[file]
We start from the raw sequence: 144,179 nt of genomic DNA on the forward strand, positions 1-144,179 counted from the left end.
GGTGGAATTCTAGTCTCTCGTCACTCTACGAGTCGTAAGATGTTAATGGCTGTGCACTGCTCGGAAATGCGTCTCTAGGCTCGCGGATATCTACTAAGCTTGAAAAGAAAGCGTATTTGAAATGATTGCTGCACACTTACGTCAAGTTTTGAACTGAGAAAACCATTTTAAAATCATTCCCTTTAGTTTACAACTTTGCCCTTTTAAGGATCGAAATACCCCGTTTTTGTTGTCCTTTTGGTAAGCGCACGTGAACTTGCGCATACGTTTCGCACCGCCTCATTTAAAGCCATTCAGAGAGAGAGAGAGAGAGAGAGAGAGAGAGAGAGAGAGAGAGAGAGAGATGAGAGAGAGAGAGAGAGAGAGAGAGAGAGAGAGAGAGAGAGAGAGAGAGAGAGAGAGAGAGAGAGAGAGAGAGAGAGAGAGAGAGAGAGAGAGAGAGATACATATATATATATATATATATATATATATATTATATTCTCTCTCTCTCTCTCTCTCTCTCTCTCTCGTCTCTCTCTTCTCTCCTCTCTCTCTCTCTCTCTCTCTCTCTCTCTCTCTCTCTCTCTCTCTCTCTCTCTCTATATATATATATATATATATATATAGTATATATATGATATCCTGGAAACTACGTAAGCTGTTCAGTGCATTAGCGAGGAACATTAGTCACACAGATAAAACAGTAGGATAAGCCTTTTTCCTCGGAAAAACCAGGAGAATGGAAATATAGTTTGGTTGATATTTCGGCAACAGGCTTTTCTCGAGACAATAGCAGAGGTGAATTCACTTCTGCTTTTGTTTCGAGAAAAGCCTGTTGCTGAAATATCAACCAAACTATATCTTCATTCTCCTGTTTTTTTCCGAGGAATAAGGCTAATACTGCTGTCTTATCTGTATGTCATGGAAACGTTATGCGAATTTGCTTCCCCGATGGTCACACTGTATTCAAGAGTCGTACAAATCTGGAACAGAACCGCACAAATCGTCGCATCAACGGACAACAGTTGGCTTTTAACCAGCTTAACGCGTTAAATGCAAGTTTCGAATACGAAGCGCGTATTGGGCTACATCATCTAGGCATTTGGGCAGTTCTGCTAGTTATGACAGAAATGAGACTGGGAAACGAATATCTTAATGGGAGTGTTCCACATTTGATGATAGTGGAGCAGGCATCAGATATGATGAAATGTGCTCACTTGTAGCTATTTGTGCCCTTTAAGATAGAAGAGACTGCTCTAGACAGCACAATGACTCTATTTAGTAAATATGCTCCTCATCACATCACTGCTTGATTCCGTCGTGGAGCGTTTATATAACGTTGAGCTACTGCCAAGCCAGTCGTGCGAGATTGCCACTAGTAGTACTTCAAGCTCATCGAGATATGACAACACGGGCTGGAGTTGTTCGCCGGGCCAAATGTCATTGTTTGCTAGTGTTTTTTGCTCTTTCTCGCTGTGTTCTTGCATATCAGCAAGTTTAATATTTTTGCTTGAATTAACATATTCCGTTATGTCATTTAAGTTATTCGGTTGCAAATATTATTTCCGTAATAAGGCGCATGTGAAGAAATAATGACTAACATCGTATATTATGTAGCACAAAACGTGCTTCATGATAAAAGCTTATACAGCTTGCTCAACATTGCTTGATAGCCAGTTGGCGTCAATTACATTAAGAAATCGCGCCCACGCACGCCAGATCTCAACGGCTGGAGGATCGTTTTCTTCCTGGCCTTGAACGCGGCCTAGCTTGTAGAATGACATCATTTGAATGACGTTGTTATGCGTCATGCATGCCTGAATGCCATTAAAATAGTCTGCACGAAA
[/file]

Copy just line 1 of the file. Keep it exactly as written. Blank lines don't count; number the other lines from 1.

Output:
We start from the raw sequence: 144,179 nt of genomic DNA on the forward strand, positions 1-144,179 counted from the left end.